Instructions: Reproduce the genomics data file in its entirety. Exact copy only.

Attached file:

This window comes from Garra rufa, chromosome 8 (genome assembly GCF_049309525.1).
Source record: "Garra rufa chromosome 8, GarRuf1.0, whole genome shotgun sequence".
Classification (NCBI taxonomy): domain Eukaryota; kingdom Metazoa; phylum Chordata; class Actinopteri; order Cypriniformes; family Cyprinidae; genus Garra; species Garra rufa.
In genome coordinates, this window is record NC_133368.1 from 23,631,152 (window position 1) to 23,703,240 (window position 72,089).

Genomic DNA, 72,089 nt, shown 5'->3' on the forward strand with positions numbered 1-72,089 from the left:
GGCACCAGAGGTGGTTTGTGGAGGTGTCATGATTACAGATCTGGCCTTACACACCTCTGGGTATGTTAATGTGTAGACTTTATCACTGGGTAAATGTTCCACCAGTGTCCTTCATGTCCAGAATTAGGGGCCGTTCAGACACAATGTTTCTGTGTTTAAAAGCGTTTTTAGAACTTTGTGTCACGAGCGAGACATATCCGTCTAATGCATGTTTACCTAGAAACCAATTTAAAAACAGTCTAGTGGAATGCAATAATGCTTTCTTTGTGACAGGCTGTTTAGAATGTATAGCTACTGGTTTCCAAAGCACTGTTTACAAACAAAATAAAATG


This window comes from Garra rufa, chromosome 8 (genome assembly GCF_049309525.1).
Source record: "Garra rufa chromosome 8, GarRuf1.0, whole genome shotgun sequence".
Classification (NCBI taxonomy): domain Eukaryota; kingdom Metazoa; phylum Chordata; class Actinopteri; order Cypriniformes; family Cyprinidae; genus Garra; species Garra rufa.
In genome coordinates, this window is record NC_133368.1 from 23,631,152 (window position 1) to 23,703,240 (window position 72,089).

Genomic DNA, 72,089 nt, shown 5'->3' on the forward strand with positions numbered 1-72,089 from the left:
GGCACCAGAGGTGGTTTGTGGAGGTGTCATGATTACAGATCTGGCCTTACACACCTCTGGGTATGTTAATGTGTAGACTTTATCACTGGGTAAATGTTCCACCAGTGTCCTTCATGTCCAGAATTAGGGGCCGTTCAGACACAATGTTTCTGTGTTTAAAAGCGTTTTTAGAACTTTGTGTCACGAGCGAGACATATCCGTCTAATGCATGTTTACCTAGAAACCAATTTAAAAACAGTCTAGTGGAATGCAATAATGCTTTCTTTGTGACAGGCTGTTTAGAATGTATAGCTACTGGTTTCCAAAGCACTGTTTACAAACAAAATAAAATG